Sometimes we walk into trials of our own making, because they are a direct result of our own selfishness or pride or greed or lust. Then when this happens and we reap the results of our sin, we get angry at God.

But James says, “Let no one say when he is tempted, ‘I am tempted by God’; for God cannot be tempted by evil, nor does He Himself tempt anyone. But each one is tempted when he is drawn away by his own desires and enticed. Then, when desire has conceived, it gives birth to sin; and sin, when it is full-grown, brings forth death” (James 1:13–15). We forge the links of small, compromising actions, and before we know it, a mighty chain is wound around us, and we are helpless.

I used to be able to outrun my oldest son Christopher, who is now an adult. But a few years ago, we were at the beach, and I picked a spot and said, “OK, Christopher, I will race you to that spot.” We took off, and much to my surprise, he outran me. I thought, “How is that possible? I held this child in my hands when he was born. I watched him grow.” Well, he grew up. That’s what happened.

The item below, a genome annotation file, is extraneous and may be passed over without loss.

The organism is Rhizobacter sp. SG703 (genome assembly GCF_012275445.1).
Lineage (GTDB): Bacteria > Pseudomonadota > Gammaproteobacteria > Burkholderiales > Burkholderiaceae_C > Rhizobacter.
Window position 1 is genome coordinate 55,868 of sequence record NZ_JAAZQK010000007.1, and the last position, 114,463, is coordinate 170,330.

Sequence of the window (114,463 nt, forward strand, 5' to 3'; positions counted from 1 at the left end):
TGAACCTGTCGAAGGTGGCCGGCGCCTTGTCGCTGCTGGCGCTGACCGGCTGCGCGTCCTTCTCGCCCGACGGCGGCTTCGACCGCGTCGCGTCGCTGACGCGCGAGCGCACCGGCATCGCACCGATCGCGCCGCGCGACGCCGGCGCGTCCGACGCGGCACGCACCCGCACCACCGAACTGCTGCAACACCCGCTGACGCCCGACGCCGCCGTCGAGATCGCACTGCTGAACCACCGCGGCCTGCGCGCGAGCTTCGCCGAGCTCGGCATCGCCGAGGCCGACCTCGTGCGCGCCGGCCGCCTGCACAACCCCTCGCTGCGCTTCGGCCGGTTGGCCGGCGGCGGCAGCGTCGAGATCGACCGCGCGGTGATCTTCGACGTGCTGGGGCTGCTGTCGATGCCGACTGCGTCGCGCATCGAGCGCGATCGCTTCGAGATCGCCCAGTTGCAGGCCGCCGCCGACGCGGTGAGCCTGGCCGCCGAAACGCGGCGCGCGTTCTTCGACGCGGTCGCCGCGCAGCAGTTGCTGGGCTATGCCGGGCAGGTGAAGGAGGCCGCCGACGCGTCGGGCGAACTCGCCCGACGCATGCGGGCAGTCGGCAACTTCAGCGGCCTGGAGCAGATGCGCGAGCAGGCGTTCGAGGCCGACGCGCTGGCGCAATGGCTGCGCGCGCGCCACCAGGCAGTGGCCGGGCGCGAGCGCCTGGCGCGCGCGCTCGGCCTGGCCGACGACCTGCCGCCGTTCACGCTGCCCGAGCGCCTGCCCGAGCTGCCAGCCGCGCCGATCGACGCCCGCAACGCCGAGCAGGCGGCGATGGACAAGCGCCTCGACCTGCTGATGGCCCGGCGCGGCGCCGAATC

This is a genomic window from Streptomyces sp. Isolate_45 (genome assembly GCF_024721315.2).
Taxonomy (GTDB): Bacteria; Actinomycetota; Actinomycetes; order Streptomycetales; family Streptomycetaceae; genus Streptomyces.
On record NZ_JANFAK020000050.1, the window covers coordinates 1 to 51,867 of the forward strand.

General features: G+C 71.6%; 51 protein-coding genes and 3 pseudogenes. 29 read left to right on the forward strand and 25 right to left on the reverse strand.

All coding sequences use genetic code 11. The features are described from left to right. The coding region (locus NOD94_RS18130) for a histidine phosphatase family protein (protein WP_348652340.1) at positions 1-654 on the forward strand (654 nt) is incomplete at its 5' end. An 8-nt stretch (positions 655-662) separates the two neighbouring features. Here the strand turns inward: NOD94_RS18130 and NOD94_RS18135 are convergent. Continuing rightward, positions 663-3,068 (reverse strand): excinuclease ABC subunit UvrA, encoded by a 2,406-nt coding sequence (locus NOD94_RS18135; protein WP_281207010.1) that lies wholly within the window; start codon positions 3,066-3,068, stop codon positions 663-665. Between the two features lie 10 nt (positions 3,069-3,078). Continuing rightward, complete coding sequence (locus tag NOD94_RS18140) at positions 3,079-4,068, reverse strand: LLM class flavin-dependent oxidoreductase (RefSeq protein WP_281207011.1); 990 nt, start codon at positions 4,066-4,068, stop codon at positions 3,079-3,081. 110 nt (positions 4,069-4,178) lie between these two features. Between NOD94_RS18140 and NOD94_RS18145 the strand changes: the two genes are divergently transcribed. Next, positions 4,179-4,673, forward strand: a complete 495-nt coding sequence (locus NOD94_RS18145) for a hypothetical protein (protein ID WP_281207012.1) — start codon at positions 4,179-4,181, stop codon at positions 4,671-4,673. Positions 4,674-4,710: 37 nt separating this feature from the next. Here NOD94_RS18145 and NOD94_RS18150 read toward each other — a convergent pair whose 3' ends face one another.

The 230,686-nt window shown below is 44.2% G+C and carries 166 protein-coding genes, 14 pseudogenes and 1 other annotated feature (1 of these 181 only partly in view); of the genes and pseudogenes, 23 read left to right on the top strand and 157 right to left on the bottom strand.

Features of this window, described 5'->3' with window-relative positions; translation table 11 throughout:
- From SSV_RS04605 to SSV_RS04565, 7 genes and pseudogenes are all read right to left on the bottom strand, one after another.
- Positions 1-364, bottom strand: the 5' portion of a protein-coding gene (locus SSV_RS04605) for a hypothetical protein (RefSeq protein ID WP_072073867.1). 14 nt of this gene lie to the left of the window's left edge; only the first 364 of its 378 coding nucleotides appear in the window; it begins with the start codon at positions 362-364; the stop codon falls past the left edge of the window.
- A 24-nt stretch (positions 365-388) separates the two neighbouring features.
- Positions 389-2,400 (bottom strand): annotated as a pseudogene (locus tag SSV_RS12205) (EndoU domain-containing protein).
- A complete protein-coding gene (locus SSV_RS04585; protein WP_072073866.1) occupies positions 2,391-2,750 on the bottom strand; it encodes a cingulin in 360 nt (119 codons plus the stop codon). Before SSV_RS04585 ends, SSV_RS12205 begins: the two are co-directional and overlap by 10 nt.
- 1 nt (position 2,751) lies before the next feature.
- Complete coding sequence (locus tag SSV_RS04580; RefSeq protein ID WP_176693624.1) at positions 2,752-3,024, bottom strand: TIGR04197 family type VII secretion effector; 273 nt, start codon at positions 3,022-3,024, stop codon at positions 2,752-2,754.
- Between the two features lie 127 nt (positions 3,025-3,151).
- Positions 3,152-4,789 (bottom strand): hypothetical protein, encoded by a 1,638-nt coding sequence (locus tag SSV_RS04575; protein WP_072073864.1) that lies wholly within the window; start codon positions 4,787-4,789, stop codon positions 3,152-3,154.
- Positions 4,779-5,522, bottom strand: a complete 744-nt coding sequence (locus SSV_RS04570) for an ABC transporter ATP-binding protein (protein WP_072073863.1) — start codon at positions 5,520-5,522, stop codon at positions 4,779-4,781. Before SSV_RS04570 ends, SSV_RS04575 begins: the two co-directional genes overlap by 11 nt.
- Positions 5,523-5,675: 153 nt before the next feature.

That is the way it can be with sin. We think we can handle it. We think it’s so small. But James says that when sin is full-grown, it brings forth death. One of these days that sin will grow up, and it will outrun you. It will overpower you. That’s what happens.

Achilles Dying



Nobody is temptation proof. (READ THAT AGAIN!) Even  mature Christians have (MANY) weaknesses in their spiritual armour that make them vulnerable to a wounding attack by the enemy of their souls. Our pride can provide the very opening needed for the sharp thrust of a satanic dart (1 Cor 10:12). So can the love of money (Mt 6:24+), a quick temper (James 1:19-20+), a critical tongue (Eph 4:29+) or chronic impatience.